The crew, as always, are lovely, with smiles for everyone. The wait staff humored our off-menu orders and need to try multiple dishes, and showed us all their dance moves. Our cabin steward K asks about our day every time we see him. And we adore Mate the magician who confounds us at mealtime with magic tricks we cannot figure out.
Carnival is also known for its live music, which makes you want to linger longer in its bars so you can hear just one more song. The performers we’ve heard have been outstanding, especially Marisko and the Shostoppas band in the Red Frog Pub. I love how people become regulars at their favorite spots, where suddenly everyone (the musicians, bartenders, and other guests) knows your name.
Carnival Hub app and internet
I haven’t mentioned it much throughout the week, but I must give a shoutout to the Carnival Hub app. Since I last cruised, paper menus and daily schedules have disappeared and been replaced by the app. It makes life so much easier and my cabin less cluttered with unnecessary paper.
Without paying for Internet, I can look up restaurant menus (for today and future days), see the activity schedule and save my favorites in a separate list, look up the ship’s map, peruse shore excursions, request a table for dinner, and see my reservations. For five bucks, I can text with members of my travel party via the app.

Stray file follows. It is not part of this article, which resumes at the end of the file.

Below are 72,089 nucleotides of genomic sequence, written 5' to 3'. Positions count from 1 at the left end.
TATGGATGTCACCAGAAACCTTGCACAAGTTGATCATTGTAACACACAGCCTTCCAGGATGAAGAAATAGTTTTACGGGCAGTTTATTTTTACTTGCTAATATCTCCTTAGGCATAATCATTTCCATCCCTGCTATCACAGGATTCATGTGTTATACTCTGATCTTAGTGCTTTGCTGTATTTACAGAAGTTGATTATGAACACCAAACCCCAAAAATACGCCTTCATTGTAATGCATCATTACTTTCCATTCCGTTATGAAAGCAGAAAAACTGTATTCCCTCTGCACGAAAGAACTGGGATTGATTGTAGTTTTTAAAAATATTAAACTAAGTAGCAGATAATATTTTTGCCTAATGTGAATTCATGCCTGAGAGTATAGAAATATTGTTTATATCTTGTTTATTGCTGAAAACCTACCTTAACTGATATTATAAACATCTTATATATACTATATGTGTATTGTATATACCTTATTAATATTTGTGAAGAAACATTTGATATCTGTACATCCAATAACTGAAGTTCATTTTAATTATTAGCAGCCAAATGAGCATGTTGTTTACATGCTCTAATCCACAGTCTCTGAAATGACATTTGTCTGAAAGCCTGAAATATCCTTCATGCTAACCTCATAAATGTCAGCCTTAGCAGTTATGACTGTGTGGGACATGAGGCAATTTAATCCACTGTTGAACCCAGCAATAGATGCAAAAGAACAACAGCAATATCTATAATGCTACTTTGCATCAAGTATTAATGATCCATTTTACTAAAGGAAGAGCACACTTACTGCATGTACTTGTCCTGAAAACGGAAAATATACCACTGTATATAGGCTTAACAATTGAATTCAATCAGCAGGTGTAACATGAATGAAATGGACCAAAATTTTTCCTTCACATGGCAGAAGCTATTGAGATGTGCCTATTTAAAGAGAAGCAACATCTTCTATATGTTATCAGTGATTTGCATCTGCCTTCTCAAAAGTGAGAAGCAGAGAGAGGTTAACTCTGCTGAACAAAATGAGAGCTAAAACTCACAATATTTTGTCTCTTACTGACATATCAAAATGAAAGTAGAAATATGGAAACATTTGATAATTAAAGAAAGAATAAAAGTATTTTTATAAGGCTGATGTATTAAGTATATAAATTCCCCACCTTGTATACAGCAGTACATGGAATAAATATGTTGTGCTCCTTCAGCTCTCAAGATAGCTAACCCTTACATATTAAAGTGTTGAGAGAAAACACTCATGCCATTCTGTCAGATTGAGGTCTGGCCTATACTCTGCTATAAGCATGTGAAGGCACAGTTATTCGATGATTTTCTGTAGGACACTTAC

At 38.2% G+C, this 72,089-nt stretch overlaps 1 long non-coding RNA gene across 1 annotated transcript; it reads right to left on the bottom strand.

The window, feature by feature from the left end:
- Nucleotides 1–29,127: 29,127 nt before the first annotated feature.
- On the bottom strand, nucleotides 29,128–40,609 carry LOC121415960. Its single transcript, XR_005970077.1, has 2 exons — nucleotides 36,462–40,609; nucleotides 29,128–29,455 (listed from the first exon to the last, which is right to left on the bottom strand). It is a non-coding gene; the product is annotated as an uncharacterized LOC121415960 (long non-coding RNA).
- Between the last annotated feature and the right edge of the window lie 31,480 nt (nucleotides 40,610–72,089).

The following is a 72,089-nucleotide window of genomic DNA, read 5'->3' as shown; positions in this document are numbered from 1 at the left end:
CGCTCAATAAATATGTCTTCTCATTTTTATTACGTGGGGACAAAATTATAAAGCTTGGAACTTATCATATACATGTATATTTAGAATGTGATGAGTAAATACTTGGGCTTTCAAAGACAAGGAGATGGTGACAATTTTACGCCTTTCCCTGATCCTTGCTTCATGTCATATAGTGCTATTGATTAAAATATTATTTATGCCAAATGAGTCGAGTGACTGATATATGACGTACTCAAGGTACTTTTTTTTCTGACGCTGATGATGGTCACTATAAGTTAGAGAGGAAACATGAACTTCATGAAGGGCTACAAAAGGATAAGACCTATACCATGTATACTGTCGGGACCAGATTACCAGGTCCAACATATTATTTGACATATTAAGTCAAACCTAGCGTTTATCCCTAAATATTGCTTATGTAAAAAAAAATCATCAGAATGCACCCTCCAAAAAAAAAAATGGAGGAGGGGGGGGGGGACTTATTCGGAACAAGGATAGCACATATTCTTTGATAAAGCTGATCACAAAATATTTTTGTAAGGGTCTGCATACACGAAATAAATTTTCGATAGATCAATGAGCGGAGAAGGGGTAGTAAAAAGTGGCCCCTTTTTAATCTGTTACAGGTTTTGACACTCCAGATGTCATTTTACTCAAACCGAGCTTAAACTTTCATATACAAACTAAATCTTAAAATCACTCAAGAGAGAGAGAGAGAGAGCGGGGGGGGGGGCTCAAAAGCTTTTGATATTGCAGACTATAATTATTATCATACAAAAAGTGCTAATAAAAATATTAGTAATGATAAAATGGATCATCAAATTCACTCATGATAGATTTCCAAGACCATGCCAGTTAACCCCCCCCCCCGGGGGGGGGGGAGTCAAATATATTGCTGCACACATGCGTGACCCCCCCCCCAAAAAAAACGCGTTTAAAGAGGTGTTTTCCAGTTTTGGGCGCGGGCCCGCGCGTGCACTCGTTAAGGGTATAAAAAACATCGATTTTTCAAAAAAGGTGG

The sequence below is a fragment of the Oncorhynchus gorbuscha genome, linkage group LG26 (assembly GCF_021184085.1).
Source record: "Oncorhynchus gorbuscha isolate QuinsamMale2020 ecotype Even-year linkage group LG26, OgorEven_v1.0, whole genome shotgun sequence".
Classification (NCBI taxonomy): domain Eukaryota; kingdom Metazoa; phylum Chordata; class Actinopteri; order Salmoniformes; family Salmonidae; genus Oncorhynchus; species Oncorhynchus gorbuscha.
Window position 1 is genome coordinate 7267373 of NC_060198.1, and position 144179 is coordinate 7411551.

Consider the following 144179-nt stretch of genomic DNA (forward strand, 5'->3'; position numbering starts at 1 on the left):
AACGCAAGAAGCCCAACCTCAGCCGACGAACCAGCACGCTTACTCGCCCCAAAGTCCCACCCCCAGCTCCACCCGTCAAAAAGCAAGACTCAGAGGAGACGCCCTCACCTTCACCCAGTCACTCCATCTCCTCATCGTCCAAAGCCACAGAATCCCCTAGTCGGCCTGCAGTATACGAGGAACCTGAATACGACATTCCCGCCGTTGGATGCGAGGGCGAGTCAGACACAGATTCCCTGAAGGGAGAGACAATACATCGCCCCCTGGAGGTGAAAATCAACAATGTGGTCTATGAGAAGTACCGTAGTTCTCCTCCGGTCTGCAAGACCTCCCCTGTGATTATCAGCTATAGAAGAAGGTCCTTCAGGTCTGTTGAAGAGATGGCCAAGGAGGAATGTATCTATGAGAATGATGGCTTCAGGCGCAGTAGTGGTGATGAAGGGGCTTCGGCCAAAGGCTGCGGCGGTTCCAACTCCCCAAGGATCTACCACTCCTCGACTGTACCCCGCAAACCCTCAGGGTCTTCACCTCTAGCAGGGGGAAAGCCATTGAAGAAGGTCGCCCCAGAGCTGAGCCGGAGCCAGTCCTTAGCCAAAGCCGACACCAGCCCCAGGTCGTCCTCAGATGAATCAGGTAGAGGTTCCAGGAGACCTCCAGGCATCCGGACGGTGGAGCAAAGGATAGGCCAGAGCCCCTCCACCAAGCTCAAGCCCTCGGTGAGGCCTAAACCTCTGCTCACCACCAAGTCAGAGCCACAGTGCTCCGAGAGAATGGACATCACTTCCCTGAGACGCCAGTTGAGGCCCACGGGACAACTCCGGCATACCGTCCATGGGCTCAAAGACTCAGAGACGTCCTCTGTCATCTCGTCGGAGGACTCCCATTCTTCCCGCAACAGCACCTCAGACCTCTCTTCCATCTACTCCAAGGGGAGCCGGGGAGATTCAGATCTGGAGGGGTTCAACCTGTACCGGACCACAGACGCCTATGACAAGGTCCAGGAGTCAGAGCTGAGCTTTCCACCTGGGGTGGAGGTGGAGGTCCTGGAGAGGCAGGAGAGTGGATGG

For people who can’t live without Internet, I can report that the connectivity is excellent on Carnival’s highest bandwidth Internet package. Wi-Fi speeds have been good enough for me to email, surf the web, and upload photos. The plans are pricy, so consider whether you really need to be online during your vacation or if you can disconnect for a week.
Thanks for following along with my adventure to the Bahamas. I’ll end my live blog with my last towel animal. I definitely know what this one is!
Missed a day of live blogging? Catch up on previous days’ trip reports:
Carnival Pride Live Blog 2021 – Day 6 – Freeport, Bahamas
Carnival Pride Live Blog 2021 – Day 5 – Half Moon Cay
Carnival Pride Live Blog 2021 – Day 4 – Nassau, Bahamas
Carnival Pride Live Blog 2021 – Day 3 – At Sea
Carnival Pride Live Blog 2021 - Day 2 - At Sea
Carnival Pride Live Blog 2021 - Day 1 - Embarkation